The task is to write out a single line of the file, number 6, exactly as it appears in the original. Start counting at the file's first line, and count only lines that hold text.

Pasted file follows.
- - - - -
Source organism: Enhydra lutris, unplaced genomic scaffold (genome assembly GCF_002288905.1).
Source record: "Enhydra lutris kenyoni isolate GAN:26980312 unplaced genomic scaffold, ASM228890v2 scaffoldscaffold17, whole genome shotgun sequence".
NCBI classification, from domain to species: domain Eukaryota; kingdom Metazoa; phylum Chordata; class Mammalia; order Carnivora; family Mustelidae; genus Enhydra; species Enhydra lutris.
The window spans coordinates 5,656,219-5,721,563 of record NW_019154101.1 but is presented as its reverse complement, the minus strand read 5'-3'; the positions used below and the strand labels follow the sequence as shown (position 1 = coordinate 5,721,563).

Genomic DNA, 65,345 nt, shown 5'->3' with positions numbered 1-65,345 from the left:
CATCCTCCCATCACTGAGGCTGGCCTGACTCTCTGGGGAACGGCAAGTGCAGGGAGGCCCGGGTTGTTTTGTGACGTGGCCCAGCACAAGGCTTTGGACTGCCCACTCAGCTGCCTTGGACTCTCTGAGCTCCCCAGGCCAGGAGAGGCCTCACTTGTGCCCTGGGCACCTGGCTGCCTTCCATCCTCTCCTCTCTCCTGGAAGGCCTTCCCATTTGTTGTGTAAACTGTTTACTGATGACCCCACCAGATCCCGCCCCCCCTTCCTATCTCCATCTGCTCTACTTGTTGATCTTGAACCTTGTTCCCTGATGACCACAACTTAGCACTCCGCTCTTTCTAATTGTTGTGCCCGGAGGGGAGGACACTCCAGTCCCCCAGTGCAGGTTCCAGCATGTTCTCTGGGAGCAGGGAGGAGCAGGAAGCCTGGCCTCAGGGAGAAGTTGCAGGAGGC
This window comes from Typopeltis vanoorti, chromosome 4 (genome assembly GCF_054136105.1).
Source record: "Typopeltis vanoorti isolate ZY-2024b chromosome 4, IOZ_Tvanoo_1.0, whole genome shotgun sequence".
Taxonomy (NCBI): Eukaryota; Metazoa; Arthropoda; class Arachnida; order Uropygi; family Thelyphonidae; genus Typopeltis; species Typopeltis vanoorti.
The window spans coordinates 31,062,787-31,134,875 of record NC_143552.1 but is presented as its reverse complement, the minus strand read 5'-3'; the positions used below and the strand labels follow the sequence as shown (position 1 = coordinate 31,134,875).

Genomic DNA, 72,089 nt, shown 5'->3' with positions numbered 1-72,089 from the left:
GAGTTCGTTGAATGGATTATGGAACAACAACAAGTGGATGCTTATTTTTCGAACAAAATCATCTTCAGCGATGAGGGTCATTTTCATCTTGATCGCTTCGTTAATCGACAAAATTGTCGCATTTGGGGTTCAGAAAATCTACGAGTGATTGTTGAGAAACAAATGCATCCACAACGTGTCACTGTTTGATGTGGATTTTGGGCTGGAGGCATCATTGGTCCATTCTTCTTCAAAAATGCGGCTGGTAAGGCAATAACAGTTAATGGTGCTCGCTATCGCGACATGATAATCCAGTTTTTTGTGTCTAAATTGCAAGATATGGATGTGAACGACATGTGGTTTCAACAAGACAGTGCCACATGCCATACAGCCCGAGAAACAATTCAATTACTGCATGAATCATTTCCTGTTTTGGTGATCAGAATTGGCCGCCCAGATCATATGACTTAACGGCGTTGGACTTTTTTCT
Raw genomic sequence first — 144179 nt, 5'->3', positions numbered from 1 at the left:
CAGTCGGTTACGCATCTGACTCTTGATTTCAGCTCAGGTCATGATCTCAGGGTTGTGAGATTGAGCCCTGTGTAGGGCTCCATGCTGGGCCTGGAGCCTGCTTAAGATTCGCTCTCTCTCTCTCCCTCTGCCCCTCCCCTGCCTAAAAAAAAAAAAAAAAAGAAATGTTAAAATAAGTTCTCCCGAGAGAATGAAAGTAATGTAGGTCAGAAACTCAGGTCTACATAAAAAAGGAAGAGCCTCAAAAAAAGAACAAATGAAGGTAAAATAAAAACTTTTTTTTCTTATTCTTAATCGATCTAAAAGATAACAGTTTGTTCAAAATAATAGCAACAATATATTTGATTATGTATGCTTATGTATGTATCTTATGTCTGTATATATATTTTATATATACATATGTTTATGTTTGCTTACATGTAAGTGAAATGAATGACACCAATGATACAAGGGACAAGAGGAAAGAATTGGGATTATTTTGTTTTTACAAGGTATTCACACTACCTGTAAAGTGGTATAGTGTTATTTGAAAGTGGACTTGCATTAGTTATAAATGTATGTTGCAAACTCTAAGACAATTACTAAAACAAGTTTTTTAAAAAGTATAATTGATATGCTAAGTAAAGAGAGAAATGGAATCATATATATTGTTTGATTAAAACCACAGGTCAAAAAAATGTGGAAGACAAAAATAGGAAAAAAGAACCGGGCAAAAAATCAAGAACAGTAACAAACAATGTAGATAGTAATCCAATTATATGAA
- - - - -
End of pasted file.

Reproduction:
CATCCTCCCATCACTGAGGCTGGCCTGACTCTCTGGGGAACGGCAAGTGCAGGGAGGCCCGGGTTGTTTTGTGACGTGGCCCAGCACAAGGCTTTGGACTGCCCACTCAGCTGCCTTGGACTCTCTGAGCTCCCCAGGCCAGGAGAGGCCTCACTTGTGCCCTGGGCACCTGGCTGCCTTCCATCCTCTCCTCTCTCCTGGAAGGCCTTCCCATTTGTTGTGTAAACTGTTTACTGATGACCCCACCAGATCCCGCCCCCCCTTCCTATCTCCATCTGCTCTACTTGTTGATCTTGAACCTTGTTCCCTGATGACCACAACTTAGCACTCCGCTCTTTCTAATTGTTGTGCCCGGAGGGGAGGACACTCCAGTCCCCCAGTGCAGGTTCCAGCATGTTCTCTGGGAGCAGGGAGGAGCAGGAAGCCTGGCCTCAGGGAGAAGTTGCAGGAGGC